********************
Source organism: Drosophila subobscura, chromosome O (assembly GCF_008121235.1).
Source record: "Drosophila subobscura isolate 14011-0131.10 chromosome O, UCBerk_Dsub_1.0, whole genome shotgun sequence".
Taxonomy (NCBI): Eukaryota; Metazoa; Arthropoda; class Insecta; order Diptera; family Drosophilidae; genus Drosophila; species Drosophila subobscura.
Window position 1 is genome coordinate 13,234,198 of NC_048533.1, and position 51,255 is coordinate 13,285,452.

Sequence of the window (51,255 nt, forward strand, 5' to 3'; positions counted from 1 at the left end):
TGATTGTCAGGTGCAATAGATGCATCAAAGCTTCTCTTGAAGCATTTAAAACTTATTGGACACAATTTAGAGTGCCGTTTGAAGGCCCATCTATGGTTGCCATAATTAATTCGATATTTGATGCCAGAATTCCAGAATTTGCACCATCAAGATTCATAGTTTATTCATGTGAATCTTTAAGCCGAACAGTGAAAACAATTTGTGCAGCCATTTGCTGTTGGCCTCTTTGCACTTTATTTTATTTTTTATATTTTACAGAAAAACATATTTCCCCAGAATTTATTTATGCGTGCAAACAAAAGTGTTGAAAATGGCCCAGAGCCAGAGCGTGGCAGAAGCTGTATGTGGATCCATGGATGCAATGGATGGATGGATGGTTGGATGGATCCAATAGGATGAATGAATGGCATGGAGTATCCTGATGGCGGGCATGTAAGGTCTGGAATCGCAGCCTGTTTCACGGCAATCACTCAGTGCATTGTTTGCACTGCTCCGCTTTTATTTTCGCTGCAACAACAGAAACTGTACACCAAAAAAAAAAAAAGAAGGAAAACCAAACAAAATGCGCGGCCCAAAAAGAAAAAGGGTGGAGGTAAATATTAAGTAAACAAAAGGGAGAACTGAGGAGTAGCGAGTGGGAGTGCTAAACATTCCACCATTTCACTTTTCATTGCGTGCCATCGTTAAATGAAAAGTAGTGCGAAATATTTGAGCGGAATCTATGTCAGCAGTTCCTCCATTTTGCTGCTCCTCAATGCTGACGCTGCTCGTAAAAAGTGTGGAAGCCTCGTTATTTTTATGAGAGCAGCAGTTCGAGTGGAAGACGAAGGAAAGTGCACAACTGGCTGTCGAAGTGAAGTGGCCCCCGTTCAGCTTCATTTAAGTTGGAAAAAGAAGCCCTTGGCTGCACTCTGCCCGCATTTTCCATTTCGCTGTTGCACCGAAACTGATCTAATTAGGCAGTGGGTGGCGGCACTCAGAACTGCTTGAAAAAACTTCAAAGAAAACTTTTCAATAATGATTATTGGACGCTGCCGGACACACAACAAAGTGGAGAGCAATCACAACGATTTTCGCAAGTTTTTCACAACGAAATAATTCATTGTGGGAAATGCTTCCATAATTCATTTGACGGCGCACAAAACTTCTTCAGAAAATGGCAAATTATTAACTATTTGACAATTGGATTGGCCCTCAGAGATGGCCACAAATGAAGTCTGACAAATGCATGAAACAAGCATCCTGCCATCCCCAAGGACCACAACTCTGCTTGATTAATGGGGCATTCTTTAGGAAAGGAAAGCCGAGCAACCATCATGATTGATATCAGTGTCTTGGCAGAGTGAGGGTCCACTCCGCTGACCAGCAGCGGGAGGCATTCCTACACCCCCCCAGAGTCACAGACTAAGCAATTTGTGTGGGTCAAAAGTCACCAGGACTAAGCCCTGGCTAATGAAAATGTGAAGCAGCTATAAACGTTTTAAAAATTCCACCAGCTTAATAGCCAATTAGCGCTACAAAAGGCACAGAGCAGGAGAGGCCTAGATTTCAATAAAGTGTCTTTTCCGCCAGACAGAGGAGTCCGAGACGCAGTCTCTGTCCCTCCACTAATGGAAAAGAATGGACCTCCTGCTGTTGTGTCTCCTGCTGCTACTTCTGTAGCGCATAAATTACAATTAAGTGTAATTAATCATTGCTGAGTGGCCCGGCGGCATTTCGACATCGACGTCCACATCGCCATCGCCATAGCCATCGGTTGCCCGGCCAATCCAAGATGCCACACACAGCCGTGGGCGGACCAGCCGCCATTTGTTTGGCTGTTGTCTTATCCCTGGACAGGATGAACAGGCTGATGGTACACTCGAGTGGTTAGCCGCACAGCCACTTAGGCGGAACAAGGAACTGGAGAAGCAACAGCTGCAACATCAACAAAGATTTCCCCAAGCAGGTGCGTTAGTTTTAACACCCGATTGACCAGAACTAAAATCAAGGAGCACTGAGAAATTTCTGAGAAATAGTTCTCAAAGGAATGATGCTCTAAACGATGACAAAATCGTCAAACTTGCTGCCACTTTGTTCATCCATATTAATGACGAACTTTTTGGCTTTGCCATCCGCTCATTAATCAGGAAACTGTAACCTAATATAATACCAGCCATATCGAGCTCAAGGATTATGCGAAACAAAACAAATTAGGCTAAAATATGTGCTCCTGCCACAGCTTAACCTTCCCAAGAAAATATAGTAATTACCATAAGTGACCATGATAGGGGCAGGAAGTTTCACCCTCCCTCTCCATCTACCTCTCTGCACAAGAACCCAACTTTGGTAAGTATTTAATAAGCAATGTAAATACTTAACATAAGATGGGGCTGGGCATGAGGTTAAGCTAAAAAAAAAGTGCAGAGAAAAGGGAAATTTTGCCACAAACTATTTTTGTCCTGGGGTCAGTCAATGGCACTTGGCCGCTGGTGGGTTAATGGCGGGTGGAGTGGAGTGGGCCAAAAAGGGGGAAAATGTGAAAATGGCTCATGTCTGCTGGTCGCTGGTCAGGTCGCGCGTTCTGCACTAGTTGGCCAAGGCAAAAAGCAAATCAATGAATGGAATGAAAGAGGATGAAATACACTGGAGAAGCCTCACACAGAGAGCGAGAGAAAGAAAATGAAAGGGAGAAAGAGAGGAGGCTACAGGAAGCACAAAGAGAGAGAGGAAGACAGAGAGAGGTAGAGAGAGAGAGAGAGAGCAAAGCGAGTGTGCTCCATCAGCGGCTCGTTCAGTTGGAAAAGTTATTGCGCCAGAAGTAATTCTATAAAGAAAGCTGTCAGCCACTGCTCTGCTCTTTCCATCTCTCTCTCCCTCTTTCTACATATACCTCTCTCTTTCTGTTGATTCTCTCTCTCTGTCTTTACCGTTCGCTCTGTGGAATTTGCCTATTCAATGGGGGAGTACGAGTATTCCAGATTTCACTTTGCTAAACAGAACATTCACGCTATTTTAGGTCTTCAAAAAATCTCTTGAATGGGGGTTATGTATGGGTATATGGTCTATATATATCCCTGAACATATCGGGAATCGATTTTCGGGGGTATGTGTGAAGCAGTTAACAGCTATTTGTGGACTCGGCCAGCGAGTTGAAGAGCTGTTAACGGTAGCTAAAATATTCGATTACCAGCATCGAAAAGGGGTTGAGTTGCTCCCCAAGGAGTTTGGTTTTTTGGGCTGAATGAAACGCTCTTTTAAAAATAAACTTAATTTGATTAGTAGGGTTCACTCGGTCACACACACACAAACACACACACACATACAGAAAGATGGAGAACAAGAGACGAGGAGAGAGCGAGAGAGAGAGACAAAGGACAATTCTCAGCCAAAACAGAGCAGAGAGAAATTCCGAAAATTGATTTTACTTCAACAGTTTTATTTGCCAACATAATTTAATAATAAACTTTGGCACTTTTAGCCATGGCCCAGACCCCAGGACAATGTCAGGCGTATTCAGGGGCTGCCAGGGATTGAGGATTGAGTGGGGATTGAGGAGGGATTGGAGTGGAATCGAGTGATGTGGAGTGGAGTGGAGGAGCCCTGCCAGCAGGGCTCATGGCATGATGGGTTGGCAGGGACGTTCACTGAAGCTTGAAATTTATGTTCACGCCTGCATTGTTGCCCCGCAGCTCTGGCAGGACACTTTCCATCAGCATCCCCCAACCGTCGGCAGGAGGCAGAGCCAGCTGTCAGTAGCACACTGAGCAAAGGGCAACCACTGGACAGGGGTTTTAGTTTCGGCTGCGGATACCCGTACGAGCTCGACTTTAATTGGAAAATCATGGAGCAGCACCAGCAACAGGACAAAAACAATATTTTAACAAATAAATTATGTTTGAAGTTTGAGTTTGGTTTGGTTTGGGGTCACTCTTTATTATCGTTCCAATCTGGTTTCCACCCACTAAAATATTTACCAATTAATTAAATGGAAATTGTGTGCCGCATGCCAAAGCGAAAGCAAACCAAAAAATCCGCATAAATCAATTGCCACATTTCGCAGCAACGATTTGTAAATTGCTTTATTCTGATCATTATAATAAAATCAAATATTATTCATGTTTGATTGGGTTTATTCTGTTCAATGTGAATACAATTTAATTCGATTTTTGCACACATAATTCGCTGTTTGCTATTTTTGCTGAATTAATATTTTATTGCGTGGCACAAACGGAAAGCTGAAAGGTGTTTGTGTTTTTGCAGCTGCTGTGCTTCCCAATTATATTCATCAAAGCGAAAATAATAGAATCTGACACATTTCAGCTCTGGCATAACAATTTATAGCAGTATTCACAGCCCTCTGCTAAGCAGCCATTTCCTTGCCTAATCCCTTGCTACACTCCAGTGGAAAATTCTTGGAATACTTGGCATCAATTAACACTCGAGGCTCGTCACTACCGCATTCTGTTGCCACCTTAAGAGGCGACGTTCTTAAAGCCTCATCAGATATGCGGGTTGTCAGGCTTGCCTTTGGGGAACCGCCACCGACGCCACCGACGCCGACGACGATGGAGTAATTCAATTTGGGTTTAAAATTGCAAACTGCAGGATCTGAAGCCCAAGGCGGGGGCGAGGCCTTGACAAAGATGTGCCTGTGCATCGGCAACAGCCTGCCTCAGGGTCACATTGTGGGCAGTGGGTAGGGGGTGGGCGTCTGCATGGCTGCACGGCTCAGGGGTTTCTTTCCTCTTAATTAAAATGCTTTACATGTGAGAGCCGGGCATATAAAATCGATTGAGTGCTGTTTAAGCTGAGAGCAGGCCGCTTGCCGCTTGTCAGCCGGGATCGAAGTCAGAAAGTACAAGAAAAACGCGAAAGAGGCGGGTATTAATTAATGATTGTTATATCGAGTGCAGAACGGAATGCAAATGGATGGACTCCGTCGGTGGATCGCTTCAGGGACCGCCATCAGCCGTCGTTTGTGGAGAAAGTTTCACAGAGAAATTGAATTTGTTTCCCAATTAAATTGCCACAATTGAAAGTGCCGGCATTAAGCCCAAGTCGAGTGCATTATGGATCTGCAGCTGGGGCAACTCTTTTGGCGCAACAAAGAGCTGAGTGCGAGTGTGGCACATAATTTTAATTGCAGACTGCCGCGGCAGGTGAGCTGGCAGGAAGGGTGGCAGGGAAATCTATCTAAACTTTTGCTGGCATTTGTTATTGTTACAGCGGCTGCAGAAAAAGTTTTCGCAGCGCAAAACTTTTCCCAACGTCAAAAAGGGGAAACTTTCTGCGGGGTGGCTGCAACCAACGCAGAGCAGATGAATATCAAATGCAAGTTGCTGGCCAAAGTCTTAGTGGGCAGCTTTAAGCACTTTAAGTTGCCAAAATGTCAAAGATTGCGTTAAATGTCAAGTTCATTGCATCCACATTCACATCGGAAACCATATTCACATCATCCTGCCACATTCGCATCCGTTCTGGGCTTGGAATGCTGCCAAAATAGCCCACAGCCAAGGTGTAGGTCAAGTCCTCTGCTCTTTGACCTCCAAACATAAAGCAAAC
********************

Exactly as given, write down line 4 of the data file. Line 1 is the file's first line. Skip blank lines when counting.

Window position 1 is genome coordinate 13,234,198 of NC_048533.1, and position 51,255 is coordinate 13,285,452.